Ock Pop Tok is a living artist center where one can take classes from ethnic minorities and learn the traditional ways of weaving…
Dyeing fabric with indigo and making patterns. Here are the racks used for dyeing the fabric.
The classes looked very involved and quite expensive. We opted instead for eating traditionally prepared food at the Silk Road Cafe. I had the famous bamboo soup which boasted ingredients that were once transported on the silk road.
As usual, the view of the Mekong was breathtaking.
The entire facility is so creative. Here is a colorful rack found in the bathroom.
After our English class today, we were offered a ride back to town. This is greatly appreciated as it is a 35-minute walk in the dark on busy roads. Also, we are hungry and looking for a place to eat. The town seems to shut down early.
There are two monk runs by a 20-year-old Lao truck driver named Bob. The truck is packed and resembling a pumpkin harvest.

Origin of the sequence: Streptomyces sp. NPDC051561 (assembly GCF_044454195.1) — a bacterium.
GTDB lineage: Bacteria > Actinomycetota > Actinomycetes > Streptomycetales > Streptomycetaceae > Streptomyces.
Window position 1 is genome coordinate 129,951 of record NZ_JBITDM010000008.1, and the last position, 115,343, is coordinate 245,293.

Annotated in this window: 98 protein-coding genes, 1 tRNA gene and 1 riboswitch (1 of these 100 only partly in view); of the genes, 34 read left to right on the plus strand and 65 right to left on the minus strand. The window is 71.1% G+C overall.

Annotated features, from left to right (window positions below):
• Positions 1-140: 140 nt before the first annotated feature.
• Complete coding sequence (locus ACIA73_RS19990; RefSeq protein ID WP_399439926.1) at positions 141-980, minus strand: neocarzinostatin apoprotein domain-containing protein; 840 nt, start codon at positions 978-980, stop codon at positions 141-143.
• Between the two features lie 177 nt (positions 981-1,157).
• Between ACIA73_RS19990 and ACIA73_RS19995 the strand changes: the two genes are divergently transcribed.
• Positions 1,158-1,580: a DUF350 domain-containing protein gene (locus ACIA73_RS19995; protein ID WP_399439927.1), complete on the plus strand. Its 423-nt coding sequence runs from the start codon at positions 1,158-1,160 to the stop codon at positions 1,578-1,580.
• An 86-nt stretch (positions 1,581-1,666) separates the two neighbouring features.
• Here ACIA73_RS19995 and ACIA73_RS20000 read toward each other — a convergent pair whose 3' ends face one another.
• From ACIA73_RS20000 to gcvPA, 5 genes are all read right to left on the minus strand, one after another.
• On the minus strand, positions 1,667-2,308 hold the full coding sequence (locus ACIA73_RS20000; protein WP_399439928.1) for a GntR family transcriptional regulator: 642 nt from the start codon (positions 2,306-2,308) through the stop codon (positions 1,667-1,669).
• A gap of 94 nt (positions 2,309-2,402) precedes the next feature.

We wait for the second run which we have lovingly dubbed “the monk mobile”. I sit in the front with the driver, Bob, because a monk can’t touch a woman. Rob sits in the pumpkin patch.
We visit with any monks who want to continue practicing their English. Most people shake their heads and turn away. Two young men decided to try.
Here is an interesting article that Rob found about monks in Luang Prabang and especially when they leave the temple.